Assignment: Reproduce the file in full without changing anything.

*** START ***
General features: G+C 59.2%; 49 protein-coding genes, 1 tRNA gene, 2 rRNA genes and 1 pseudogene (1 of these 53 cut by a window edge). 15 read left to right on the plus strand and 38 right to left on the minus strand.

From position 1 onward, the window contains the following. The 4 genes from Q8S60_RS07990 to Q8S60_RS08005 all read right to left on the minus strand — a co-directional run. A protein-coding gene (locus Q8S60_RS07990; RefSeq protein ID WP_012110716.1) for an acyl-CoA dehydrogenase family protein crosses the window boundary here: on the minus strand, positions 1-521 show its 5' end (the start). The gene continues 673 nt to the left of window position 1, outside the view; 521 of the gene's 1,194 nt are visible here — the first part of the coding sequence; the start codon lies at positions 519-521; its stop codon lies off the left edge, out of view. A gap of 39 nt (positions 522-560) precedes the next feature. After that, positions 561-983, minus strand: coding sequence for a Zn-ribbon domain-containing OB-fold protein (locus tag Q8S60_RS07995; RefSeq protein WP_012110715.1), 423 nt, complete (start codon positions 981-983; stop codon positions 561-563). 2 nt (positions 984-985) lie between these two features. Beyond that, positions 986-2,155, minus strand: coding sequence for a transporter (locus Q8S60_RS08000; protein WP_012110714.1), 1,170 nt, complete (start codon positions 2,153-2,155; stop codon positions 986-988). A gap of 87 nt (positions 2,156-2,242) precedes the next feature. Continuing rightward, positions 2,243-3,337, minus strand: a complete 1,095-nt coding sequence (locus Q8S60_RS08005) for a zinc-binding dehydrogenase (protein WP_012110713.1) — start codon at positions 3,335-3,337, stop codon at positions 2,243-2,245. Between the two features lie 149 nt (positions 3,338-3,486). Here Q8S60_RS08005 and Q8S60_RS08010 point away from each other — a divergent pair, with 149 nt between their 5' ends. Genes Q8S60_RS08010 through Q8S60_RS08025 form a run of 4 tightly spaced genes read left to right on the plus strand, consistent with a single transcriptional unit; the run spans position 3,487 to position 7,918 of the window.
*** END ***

General features: G+C 59.2%; 49 protein-coding genes, 1 tRNA gene, 2 rRNA genes and 1 pseudogene (1 of these 53 cut by a window edge). 15 read left to right on the plus strand and 38 right to left on the minus strand.

From position 1 onward, the window contains the following. The 4 genes from Q8S60_RS07990 to Q8S60_RS08005 all read right to left on the minus strand — a co-directional run. A protein-coding gene (locus Q8S60_RS07990; RefSeq protein ID WP_012110716.1) for an acyl-CoA dehydrogenase family protein crosses the window boundary here: on the minus strand, positions 1-521 show its 5' end (the start). The gene continues 673 nt to the left of window position 1, outside the view; 521 of the gene's 1,194 nt are visible here — the first part of the coding sequence; the start codon lies at positions 519-521; its stop codon lies off the left edge, out of view. A gap of 39 nt (positions 522-560) precedes the next feature. After that, positions 561-983, minus strand: coding sequence for a Zn-ribbon domain-containing OB-fold protein (locus tag Q8S60_RS07995; RefSeq protein WP_012110715.1), 423 nt, complete (start codon positions 981-983; stop codon positions 561-563). 2 nt (positions 984-985) lie between these two features. Beyond that, positions 986-2,155, minus strand: coding sequence for a transporter (locus Q8S60_RS08000; protein WP_012110714.1), 1,170 nt, complete (start codon positions 2,153-2,155; stop codon positions 986-988). A gap of 87 nt (positions 2,156-2,242) precedes the next feature. Continuing rightward, positions 2,243-3,337, minus strand: a complete 1,095-nt coding sequence (locus Q8S60_RS08005) for a zinc-binding dehydrogenase (protein WP_012110713.1) — start codon at positions 3,335-3,337, stop codon at positions 2,243-2,245. Between the two features lie 149 nt (positions 3,338-3,486). Here Q8S60_RS08005 and Q8S60_RS08010 point away from each other — a divergent pair, with 149 nt between their 5' ends. Genes Q8S60_RS08010 through Q8S60_RS08025 form a run of 4 tightly spaced genes read left to right on the plus strand, consistent with a single transcriptional unit; the run spans position 3,487 to position 7,918 of the window.